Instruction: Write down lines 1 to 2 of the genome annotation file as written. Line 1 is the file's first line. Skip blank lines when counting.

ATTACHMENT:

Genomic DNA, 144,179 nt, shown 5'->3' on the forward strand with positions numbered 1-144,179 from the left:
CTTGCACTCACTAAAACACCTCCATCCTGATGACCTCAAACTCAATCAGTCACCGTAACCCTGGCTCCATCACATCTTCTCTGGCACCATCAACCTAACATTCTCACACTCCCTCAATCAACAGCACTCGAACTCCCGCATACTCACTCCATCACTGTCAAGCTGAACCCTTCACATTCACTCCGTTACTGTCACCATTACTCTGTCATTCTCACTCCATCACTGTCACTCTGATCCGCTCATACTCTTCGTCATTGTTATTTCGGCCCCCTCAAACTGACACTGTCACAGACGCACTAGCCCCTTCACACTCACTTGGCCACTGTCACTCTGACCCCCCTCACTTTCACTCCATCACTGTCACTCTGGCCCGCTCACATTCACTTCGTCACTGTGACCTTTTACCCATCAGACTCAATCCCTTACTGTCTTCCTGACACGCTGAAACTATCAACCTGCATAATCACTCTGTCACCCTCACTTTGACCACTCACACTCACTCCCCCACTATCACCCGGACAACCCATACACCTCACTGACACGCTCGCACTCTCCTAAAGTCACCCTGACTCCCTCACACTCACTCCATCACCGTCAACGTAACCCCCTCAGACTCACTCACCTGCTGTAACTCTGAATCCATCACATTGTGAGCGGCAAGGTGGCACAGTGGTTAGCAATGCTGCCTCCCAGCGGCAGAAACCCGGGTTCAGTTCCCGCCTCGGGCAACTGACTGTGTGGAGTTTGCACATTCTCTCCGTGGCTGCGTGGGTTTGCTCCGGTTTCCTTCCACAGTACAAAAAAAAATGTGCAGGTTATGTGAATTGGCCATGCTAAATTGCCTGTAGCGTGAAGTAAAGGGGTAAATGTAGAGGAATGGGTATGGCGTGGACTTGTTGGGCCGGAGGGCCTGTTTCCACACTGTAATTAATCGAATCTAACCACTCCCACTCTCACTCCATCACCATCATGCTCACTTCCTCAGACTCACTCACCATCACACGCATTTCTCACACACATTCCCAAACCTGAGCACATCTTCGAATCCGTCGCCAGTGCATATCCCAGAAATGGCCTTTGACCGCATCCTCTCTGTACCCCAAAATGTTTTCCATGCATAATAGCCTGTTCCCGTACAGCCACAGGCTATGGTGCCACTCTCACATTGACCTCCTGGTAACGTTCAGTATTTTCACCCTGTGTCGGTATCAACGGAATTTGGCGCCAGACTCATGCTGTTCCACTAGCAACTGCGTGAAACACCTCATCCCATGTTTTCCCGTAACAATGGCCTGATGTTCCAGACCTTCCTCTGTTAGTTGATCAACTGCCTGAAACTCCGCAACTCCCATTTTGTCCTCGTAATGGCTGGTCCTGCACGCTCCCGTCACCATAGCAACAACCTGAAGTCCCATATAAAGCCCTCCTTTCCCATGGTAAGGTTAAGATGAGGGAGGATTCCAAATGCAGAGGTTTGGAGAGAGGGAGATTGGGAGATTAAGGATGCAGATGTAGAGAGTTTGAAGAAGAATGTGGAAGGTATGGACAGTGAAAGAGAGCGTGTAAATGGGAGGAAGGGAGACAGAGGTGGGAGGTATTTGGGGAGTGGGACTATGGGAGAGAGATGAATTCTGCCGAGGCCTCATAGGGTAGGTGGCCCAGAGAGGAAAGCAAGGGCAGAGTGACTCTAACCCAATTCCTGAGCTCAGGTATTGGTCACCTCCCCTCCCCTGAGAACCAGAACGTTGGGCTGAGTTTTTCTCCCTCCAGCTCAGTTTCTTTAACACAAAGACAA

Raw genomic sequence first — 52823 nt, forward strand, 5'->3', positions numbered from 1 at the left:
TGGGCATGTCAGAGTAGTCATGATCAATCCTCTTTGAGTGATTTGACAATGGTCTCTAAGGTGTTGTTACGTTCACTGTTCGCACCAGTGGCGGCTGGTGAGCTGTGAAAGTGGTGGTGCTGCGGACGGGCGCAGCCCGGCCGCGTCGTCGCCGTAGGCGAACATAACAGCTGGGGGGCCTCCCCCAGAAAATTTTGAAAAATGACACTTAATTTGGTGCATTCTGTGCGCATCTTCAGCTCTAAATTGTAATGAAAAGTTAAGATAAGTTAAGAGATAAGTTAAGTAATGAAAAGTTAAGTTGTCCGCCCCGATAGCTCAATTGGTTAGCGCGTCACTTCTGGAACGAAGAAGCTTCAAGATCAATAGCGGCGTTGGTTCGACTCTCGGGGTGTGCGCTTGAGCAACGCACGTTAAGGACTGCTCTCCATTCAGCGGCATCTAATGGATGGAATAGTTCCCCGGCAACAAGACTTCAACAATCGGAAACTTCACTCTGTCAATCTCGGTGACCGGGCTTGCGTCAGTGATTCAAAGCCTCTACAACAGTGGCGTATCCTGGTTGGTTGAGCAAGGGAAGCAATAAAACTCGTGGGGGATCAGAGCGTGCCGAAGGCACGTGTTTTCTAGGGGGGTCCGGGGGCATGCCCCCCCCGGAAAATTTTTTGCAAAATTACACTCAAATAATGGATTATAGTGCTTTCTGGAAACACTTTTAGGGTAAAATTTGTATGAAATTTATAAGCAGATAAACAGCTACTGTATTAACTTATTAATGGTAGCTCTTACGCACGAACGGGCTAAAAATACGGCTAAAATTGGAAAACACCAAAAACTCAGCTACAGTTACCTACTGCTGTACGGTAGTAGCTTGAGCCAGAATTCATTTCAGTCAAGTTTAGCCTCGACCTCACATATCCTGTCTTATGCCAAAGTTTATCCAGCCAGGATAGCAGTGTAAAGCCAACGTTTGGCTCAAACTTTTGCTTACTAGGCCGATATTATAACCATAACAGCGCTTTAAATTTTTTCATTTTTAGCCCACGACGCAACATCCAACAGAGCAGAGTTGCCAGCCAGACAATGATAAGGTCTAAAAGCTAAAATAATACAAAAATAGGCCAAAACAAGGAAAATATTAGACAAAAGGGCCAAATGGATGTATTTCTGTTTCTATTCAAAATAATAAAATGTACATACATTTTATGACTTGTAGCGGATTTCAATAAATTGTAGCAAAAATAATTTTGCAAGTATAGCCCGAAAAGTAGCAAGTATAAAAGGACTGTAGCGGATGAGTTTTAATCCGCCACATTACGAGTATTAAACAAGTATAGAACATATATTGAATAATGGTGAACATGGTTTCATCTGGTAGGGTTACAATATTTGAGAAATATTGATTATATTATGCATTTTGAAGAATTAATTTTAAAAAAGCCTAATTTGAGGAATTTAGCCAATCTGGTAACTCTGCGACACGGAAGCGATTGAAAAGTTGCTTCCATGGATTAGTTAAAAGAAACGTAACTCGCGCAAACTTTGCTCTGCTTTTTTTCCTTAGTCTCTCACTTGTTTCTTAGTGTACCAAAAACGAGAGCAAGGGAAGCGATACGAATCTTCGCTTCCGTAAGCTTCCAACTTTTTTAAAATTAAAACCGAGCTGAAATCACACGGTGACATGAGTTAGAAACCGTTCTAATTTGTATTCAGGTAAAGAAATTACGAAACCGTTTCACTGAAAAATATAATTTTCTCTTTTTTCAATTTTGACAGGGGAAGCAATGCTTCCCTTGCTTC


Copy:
Genomic DNA, 144,179 nt, shown 5'->3' on the forward strand with positions numbered 1-144,179 from the left:
CTTGCACTCACTAAAACACCTCCATCCTGATGACCTCAAACTCAATCAGTCACCGTAACCCTGGCTCCATCACATCTTCTCTGGCACCATCAACCTAACATTCTCACACTCCCTCAATCAACAGCACTCGAACTCCCGCATACTCACTCCATCACTGTCAAGCTGAACCCTTCACATTCACTCCGTTACTGTCACCATTACTCTGTCATTCTCACTCCATCACTGTCACTCTGATCCGCTCATACTCTTCGTCATTGTTATTTCGGCCCCCTCAAACTGACACTGTCACAGACGCACTAGCCCCTTCACACTCACTTGGCCACTGTCACTCTGACCCCCCTCACTTTCACTCCATCACTGTCACTCTGGCCCGCTCACATTCACTTCGTCACTGTGACCTTTTACCCATCAGACTCAATCCCTTACTGTCTTCCTGACACGCTGAAACTATCAACCTGCATAATCACTCTGTCACCCTCACTTTGACCACTCACACTCACTCCCCCACTATCACCCGGACAACCCATACACCTCACTGACACGCTCGCACTCTCCTAAAGTCACCCTGACTCCCTCACACTCACTCCATCACCGTCAACGTAACCCCCTCAGACTCACTCACCTGCTGTAACTCTGAATCCATCACATTGTGAGCGGCAAGGTGGCACAGTGGTTAGCAATGCTGCCTCCCAGCGGCAGAAACCCGGGTTCAGTTCCCGCCTCGGGCAACTGACTGTGTGGAGTTTGCACATTCTCTCCGTGGCTGCGTGGGTTTGCTCCGGTTTCCTTCCACAGTACAAAAAAAAATGTGCAGGTTATGTGAATTGGCCATGCTAAATTGCCTGTAGCGTGAAGTAAAGGGGTAAATGTAGAGGAATGGGTATGGCGTGGACTTGTTGGGCCGGAGGGCCTGTTTCCACACTGTAATTAATCGAATCTAACCACTCCCACTCTCACTCCATCACCATCATGCTCACTTCCTCAGACTCACTCACCATCACACGCATTTCTCACACACATTCCCAAACCTGAGCACATCTTCGAATCCGTCGCCAGTGCATATCCCAGAAATGGCCTTTGACCGCATCCTCTCTGTACCCCAAAATGTTTTCCATGCATAATAGCCTGTTCCCGTACAGCCACAGGCTATGGTGCCACTCTCACATTGACCTCCTGGTAACGTTCAGTATTTTCACCCTGTGTCGGTATCAACGGAATTTGGCGCCAGACTCATGCTGTTCCACTAGCAACTGCGTGAAACACCTCATCCCATGTTTTCCCGTAACAATGGCCTGATGTTCCAGACCTTCCTCTGTTAGTTGATCAACTGCCTGAAACTCCGCAACTCCCATTTTGTCCTCGTAATGGCTGGTCCTGCACGCTCCCGTCACCATAGCAACAACCTGAAGTCCCATATAAAGCCCTCCTTTCCCATGGTAAGGTTAAGATGAGGGAGGATTCCAAATGCAGAGGTTTGGAGAGAGGGAGATTGGGAGATTAAGGATGCAGATGTAGAGAGTTTGAAGAAGAATGTGGAAGGTATGGACAGTGAAAGAGAGCGTGTAAATGGGAGGAAGGGAGACAGAGGTGGGAGGTATTTGGGGAGTGGGACTATGGGAGAGAGATGAATTCTGCCGAGGCCTCATAGGGTAGGTGGCCCAGAGAGGAAAGCAAGGGCAGAGTGACTCTAACCCAATTCCTGAGCTCAGGTATTGGTCACCTCCCCTCCCCTGAGAACCAGAACGTTGGGCTGAGTTTTTCTCCCTCCAGCTCAGTTTCTTTAACACAAAGACAA